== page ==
Meeting Drobo – NAS Made Simple

Initial testing

Before trusting all of our data, memories and media with the Drobo 5N, we wanted to check out the process of expansion, and disk replacement. For this task we used some older 750 and 500 GB enterprise drives. One thing that we learned along the way was that Drobo only likes you to hot swap drives when the Drobo is switched ON. Don’t be removing drives from the disk pack when the Drobo is switched off. If a drive fails or you need to remove one, make sure to do it while the Drobo is switched on and monitor the status through the dashboard application.

The initial tests were completed we swapped the older Seagate drives out for 4x6TB Western Digital Red NAS drives. 

This project is a long term exercise for us and we will be adding our fifth WD 6TB Red to the Drobo once it is more heavily populated.

With four 6TB WD Reds installed, there is 24TB of raw space installed but only 16.18TB due to provisioning of space to sustain the failure of one drive.

The speed tests with 4 6TB WD RED drives gave us the following results using Crystal Disk Mark to a mapped drive on the Drobo over CAT6 cabling through a single Gigabit switch.

  • Sequential read speed of 110.5MB/s 
  • Sequential write speed of 87.74MB/s
  • 512K non-sequential read of 71.46MB/s
  • 512K non-sequential write of 86.52MB/s
  • 4K non-sequential read of 8.737 MB/s
  • 4K non-sequential write of 3.668 MB/s
  • 4K QD32 non-sequential read of 7.383 MB/s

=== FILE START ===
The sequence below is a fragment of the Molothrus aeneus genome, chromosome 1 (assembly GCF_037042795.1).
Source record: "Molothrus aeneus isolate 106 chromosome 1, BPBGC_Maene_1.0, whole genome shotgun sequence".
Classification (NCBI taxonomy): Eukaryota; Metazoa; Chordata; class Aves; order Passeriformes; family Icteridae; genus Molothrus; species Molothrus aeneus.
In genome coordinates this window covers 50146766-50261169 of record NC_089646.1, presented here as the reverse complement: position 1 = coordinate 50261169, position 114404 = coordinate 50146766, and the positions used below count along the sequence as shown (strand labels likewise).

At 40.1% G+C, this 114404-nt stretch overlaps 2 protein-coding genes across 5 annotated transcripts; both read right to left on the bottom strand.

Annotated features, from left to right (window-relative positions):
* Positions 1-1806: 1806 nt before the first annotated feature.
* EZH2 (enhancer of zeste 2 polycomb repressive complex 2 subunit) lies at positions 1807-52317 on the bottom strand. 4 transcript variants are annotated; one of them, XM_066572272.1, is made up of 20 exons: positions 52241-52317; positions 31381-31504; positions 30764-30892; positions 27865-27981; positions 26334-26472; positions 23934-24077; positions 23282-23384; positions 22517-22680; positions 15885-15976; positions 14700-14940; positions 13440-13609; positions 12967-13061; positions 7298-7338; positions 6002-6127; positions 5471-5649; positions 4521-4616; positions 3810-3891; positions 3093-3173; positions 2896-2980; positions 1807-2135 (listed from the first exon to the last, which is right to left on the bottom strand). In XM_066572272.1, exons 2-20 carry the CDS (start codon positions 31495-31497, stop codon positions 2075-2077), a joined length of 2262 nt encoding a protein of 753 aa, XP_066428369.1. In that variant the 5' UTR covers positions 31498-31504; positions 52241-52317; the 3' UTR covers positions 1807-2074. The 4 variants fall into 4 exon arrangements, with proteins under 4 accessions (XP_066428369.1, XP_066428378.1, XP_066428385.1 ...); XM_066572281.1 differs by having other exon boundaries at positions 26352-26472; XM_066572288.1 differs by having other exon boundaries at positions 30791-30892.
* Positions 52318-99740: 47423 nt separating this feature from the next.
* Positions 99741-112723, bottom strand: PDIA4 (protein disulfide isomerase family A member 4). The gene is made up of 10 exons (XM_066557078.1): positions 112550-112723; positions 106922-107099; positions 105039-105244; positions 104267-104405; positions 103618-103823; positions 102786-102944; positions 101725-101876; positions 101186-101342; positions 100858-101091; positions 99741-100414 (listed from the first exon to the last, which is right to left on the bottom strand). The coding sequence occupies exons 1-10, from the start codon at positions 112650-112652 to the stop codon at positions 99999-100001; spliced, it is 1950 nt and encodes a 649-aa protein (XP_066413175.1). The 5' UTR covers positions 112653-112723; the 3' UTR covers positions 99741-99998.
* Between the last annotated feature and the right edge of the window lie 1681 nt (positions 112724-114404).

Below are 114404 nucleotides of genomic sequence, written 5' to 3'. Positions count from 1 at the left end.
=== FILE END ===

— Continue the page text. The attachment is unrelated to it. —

• 4K QD32 non-sequential write of 4.074MB/s

All up, considering the limitation of the single Gigabit port on the Drobo5N, the result isn’t bad at all but we are still keen to see what difference an SSD Cache makes in the mSATA port.

So what are we going to do with all that storage?

Game Library Backup

The steam Library is now well over 1TB, and it is much easier to have a central repository for these games than downloading them each time we do a new build. On top of that, we also have backups of our Origin, GOG and Ubisoft libraries.

Photos and PDFs

We store both the original photos and the resized/cropped final images that go to the website. This takes up a surprising amount of space – especially as the years go on with image sizes getting bigger. We also keep the digital manuals of all the products we review for easy reference.


Crashplan backups go to both a local storage location and to the online Crashplan service. The local backup makes it faster to recover if needed but requires the dedicated space for the ever growing backup file.

The workstations and local file server backups are one thing but our website backups, test environment Virtual Machine backups and even iTunes libraries take up their fair share of space as well.

Whilst we could probably reconstruct some of this stuff if we lost it, it would take a fair amount of focus and time.

We also image our concept builds, test benches and other systems that we work on so that we can restore them to a known working state without having to rebuild from scratch, these images take up a bit of space.

There are also some backups of Virtual Machines on the Drobo as well. We run them locally from our main workstation but the snapshots are kept on the network for when accidents happen.

Our Digital Life (home use)

In my household, we get almost all of our bills electronically and those that we get on paper, we scan them once paid and shred them. The same applies to receipts. We just don’t have the space to store more than 7 years of invoices, receipts, warranties, statements, quotes and other paperwork. Add family photos and videos to the mix and you have a package of data that is absolutely invaluable to us and basically irreplaceable.

Media / Entertainment

Digital media takes up more and more space as technology evolves. Full HD content used to be the ideal but with the growing popularity of 4K monitors and TVs, file sizes won’t be getting any smaller.


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